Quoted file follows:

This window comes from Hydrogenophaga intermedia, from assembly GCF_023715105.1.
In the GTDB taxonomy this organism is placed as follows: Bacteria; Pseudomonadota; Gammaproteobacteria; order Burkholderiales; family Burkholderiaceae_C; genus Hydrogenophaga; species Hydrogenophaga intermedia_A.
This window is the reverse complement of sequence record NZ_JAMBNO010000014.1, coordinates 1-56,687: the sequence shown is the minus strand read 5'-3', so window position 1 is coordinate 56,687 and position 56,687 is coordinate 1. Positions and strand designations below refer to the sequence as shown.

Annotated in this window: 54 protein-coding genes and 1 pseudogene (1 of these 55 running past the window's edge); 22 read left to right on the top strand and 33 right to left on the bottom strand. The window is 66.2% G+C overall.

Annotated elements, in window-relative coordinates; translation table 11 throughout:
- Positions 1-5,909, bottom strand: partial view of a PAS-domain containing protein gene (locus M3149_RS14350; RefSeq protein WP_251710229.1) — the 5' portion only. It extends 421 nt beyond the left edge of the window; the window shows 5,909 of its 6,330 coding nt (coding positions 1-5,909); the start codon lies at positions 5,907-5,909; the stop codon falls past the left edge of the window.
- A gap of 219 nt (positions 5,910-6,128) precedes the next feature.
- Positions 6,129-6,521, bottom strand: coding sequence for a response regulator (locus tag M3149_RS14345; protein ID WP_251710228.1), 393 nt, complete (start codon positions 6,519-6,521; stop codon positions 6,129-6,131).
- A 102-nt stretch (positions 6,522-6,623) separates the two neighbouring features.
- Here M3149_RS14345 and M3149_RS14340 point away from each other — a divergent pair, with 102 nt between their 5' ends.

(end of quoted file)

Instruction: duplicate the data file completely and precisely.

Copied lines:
This window comes from Hydrogenophaga intermedia, from assembly GCF_023715105.1.
In the GTDB taxonomy this organism is placed as follows: Bacteria; Pseudomonadota; Gammaproteobacteria; order Burkholderiales; family Burkholderiaceae_C; genus Hydrogenophaga; species Hydrogenophaga intermedia_A.
This window is the reverse complement of sequence record NZ_JAMBNO010000014.1, coordinates 1-56,687: the sequence shown is the minus strand read 5'-3', so window position 1 is coordinate 56,687 and position 56,687 is coordinate 1. Positions and strand designations below refer to the sequence as shown.

Annotated in this window: 54 protein-coding genes and 1 pseudogene (1 of these 55 running past the window's edge); 22 read left to right on the top strand and 33 right to left on the bottom strand. The window is 66.2% G+C overall.

Annotated elements, in window-relative coordinates; translation table 11 throughout:
- Positions 1-5,909, bottom strand: partial view of a PAS-domain containing protein gene (locus M3149_RS14350; RefSeq protein WP_251710229.1) — the 5' portion only. It extends 421 nt beyond the left edge of the window; the window shows 5,909 of its 6,330 coding nt (coding positions 1-5,909); the start codon lies at positions 5,907-5,909; the stop codon falls past the left edge of the window.
- A gap of 219 nt (positions 5,910-6,128) precedes the next feature.
- Positions 6,129-6,521, bottom strand: coding sequence for a response regulator (locus tag M3149_RS14345; protein ID WP_251710228.1), 393 nt, complete (start codon positions 6,519-6,521; stop codon positions 6,129-6,131).
- A 102-nt stretch (positions 6,522-6,623) separates the two neighbouring features.
- Here M3149_RS14345 and M3149_RS14340 point away from each other — a divergent pair, with 102 nt between their 5' ends.